Cloud backup and recovery (BURR) is not new technology. It is a name given to a network that uses the Internet to transmit data to a remote server. The term “Cloud” was originally used to indicate the fact that the remote server is the “non specific” part of the network and derives its nomenclature from the cloud like drawings that were used to indicate this.
Today, we speak of federated clouds, private clouds, public clouds, and hybrid clouds. What are they?
A federated cloud or a cloud federation is a managed set of external and internal cloud services that are deployed to meet different business needs. Public clouds are networks that use shared resources in the cloud for achieving economies of scale and lower costs. Private clouds are dedicated cloud computing networks that are exclusive to the organization deploying it. Hybrid clouds use both public and private cloud technologies to ensure that their data (all categories of data) are sufficiently protected offsite and onsite.
Cloud integration makes it possible for users to configure multiple application programs to share the same data set in the cloud. Cloud backup service provider software makes it possible for users to communicate with their applications and data from anywhere, anytime; using any kind of computing device. This has resulted in the development of a software distribution model known as SaaS or Software as a Service, which enables the sharing of applications and information over the Internet.
Users who wish to backup huge volumes of data without consuming large amounts of bandwidth or time can make a first copy their data into removable disks (or appliances provided by the Service Provider) and ship the same to the cloud backup service provider’s data center for “seeding” into the remote server. Once the seeding process is complete, users can update their files incrementally using “Incremental Backup” options or “Differential Backup” options. This can be done online and is known as online backup or cloud backup or remote backup. This gets the data offsite instantly to the remote cloud backup server. Local only copies of the data can also be simultaneously created by the organization using backup devices provided by the service provider or on existing backup hardware.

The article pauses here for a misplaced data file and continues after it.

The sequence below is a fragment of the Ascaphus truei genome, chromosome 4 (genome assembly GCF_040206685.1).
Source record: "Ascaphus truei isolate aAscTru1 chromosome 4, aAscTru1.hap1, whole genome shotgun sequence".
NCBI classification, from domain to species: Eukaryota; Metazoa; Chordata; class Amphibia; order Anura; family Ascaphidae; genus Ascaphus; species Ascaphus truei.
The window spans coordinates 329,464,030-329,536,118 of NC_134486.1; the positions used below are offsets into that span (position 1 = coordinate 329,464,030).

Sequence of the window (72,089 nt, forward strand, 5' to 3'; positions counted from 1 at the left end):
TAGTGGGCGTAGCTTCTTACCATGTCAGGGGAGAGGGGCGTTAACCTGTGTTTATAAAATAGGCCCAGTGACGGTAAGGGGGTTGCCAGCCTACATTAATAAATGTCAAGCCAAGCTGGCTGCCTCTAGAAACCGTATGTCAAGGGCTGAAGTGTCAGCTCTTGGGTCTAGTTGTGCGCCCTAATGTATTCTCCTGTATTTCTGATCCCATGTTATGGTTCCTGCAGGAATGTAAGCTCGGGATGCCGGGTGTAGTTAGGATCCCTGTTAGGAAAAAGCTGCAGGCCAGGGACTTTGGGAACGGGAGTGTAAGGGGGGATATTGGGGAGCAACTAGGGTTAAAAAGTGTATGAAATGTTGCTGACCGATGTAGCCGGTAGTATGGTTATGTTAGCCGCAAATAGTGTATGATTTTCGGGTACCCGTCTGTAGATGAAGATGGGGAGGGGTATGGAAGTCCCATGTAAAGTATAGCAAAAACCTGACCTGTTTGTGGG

Cloud backup can be agent based or agentless. What does this mean?
Agent based backup implies that a small agent interface will have to be downloaded by the customer from the backup service providers website and installed on to every computing device that will be connecting to the cloud backup account in the remote server.
In agentless cloud backup systems, the “agent” or client software component will have to be downloaded and installed on a central machine at the client premises to which all other computing devices are connected over a network. Only the central console connects to the cloud backup server and streams the information that must be backed up.
It is obvious that cloud backup has a language of its own. Users must learn the jargon if they want to understand what is being said to them!